Boris Johnson, the Prime Minister, made ready for a Russian invasion of Ukraine by cutting short a planned visit to northern England for a Cobra meeting. ‘We are on the edge of a precipice,’ he said. He said Britain was prepared to target Russian banks and companies, and stop them raising money on London’s financial markets. Sir Keir Starmer, the Labour leader, condemned an online rally called No War in Ukraine: Stop Nato Expansion, organised by the Stop the War coalition, of which Jeremy Corbyn is the deputy president. Petrol prices reached a new high of 148.02p a litre. Inflation rose to 5.5 per cent, its highest for 30 years. Unemployment fell to 4.1 per cent and job vacancies reached a record of 1.3 million; wages fell by 0.8 per cent of their value a year earlier.
The United Kingdom awaited an announcement on 21 February, after the end of the parliamentary recess, on a hoped-for lifting of coronavirus restrictions, including an end to the legal obligation to self-isolate in the event of catching it. In the seven days up to the beginning of this week, 1,275 people had died with coronavirus, bringing total deaths (within 28 days of testing positive) to 159,518. (In the previous week, deaths had numbered 2,630.) Numbers with Covid remaining in hospital fell from about 14,000 to about 12,000. The Duchess of Cornwall tested positive for Covid four days after the Prince of Wales found he had caught it for the second time, but the Queen, with whom he had spent time, continued with her engagements, giving an online audience to the Estonian ambassador. The Duke of York settled out of court a civil sexual assault case brought against him in the United States by Virginia Giuffre, to whom he would pay an undisclosed sum, put by some at more than £12 million.
The Met Police Federation, representing 31,000 officers, declared it had ‘no faith’ in Sadiq Khan, the mayor of London, after Dame Cressida Dick resigned as commissioner of the force following his withdrawal of confidence in her. The Metropolitan Police, having emailed questionnaires to those at Downing Street events it was investigating over coronavirus regulations, said that it would disclose the number of fixed penalty notices issued at each, and what they were issued for, but not the names of civil servants given penalties. A case led by Norfolk county council against Apple was granted class-action status by a judge in California in pursuit of damages for its pension fund allegedly being misled in 2018 about Apple’s performance in China.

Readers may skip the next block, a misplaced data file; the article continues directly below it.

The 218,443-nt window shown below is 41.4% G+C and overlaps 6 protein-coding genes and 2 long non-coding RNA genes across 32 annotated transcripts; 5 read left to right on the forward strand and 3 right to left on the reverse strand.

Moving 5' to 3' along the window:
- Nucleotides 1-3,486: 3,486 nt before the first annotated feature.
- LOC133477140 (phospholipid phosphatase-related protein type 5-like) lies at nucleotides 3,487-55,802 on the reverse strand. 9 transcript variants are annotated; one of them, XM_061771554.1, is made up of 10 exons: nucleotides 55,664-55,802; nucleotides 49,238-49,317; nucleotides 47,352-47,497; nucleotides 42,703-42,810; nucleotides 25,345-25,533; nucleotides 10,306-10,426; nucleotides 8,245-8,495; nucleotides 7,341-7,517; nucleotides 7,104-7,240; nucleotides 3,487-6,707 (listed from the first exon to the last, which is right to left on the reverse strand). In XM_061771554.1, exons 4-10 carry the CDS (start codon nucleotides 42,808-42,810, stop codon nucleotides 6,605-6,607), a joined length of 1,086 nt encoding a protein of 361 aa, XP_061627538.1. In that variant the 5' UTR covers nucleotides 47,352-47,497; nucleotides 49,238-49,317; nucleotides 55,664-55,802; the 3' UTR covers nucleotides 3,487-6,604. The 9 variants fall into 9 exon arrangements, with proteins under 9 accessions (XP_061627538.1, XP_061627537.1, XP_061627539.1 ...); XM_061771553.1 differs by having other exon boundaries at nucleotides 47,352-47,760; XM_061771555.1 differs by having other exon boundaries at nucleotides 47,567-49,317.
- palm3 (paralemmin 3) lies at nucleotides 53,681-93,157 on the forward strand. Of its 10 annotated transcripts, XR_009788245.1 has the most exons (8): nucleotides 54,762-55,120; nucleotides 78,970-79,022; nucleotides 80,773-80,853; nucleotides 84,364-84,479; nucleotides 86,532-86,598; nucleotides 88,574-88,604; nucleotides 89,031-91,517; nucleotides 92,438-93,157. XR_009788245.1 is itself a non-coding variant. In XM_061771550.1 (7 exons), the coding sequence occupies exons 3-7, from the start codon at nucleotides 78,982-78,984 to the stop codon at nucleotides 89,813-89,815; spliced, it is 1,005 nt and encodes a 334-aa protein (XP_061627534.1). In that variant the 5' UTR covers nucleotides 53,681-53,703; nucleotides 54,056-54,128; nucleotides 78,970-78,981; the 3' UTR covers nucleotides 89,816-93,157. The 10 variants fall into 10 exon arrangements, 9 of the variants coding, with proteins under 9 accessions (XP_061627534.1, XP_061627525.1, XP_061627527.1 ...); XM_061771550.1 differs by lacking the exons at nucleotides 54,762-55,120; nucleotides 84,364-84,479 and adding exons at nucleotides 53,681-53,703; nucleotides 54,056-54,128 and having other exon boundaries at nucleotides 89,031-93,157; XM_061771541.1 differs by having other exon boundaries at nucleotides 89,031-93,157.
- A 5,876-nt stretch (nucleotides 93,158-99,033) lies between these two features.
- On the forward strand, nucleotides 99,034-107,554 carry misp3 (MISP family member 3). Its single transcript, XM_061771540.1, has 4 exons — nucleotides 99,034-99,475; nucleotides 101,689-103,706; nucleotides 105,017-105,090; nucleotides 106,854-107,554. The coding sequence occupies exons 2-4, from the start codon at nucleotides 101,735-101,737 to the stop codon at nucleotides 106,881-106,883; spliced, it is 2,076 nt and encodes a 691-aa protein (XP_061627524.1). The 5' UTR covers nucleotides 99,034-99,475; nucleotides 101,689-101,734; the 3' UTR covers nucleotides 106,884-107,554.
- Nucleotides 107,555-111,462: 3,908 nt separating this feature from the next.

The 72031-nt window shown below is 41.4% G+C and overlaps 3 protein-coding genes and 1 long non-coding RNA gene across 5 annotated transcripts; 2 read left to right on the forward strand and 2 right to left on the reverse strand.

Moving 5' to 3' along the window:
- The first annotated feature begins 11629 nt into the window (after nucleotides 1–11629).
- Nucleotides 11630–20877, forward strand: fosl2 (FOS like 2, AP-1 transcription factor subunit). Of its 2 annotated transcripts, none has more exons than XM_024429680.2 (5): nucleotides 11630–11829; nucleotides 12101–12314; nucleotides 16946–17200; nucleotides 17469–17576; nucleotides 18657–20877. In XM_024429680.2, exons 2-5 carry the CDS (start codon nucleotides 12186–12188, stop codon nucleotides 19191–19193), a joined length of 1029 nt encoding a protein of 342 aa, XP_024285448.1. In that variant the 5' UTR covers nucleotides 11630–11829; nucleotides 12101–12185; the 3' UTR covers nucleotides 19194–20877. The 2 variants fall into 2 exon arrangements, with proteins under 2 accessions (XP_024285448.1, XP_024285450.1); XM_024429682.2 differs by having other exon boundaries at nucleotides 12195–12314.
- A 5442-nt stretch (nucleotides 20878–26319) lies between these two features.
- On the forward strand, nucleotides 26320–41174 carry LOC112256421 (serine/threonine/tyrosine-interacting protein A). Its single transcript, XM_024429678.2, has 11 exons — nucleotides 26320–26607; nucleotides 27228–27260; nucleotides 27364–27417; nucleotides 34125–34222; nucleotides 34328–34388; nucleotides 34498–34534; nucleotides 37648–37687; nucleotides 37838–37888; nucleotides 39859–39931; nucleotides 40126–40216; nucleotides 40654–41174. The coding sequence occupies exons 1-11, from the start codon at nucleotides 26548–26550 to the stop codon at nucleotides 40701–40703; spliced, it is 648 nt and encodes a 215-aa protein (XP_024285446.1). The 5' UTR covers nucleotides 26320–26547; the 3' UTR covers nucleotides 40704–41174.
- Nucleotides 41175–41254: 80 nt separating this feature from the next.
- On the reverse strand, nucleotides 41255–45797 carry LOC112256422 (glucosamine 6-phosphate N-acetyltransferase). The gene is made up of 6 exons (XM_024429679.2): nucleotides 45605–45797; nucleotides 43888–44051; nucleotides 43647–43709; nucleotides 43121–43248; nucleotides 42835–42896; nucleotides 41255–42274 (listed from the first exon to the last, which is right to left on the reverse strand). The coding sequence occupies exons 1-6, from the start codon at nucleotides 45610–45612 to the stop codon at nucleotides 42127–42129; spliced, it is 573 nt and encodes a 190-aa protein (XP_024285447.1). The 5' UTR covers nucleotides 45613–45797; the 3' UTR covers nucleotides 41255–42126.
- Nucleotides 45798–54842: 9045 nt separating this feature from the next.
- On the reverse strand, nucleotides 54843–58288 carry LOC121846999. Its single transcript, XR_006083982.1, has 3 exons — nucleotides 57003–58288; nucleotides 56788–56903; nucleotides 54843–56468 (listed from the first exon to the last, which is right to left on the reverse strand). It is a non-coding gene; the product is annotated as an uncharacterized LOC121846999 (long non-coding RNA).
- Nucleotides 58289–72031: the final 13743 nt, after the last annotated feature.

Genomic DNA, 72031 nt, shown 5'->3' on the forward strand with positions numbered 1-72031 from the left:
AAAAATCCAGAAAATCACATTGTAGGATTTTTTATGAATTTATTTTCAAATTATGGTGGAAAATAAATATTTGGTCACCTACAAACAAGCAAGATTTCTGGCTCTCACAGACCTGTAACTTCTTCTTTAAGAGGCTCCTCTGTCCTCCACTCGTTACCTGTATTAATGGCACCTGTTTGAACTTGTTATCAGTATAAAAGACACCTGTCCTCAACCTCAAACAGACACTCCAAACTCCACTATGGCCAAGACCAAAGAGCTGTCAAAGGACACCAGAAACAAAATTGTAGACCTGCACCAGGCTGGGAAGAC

A dozen countries told their citizens to leave Ukraine before it was invaded by Russia. Russia held joint manoeuvres with Belarus, to the north of Ukraine, and naval shooting drills in the Black Sea and the Sea of Azov to its south. America sent eight more US F-15 fighter jets and 3,000 soldiers to Poland. Alexei Navalny, the Russian opposition leader who had already been in prison for a year after surviving a poison attack, was put on trial again. The court of arbitration for sport allowed Kamila Valieva, the 15-year-old Russian figure skater, to continue competing in the Beijing Winter Olympics despite having failed a drugs test on Christmas Day, the result of which was announced on 8 February.
The total in the world reported to have died with coronavirus reached 5,828,510 by the beginning of the week. The United Kingdom fell to 31st place in the world in the proportion of deaths to population, with 2,331 per million, compared with Peru’s 6,181 and 2,823 in the United States. Ottawa’s police chief resigned after the city centre had been paralysed by 19 days of protests by lorry drivers against obligatory vaccinations. Novak Djokovic, the world’s leading men’s tennis player, said that he should not be associated with the anti-vaxx movement but he would rather miss trophy matches than be forced to have a Covid vaccination. P.J. O’Rourke, the American satirical writer, died aged 74. Astronomers said that part of a rocket section expected to collide with the Moon in March did not come from Elon Musk’s space exploration company as first thought, but was probably a Chinese rocket stage from a lunar mission in 2014.
Israel signed a £370 million deal to provide Morocco with an air defence system. Work continued to widen another 12 miles of the Suez canal, a year after a ship became wedged across it. Turkey told the world to call it Türkiye. CSH
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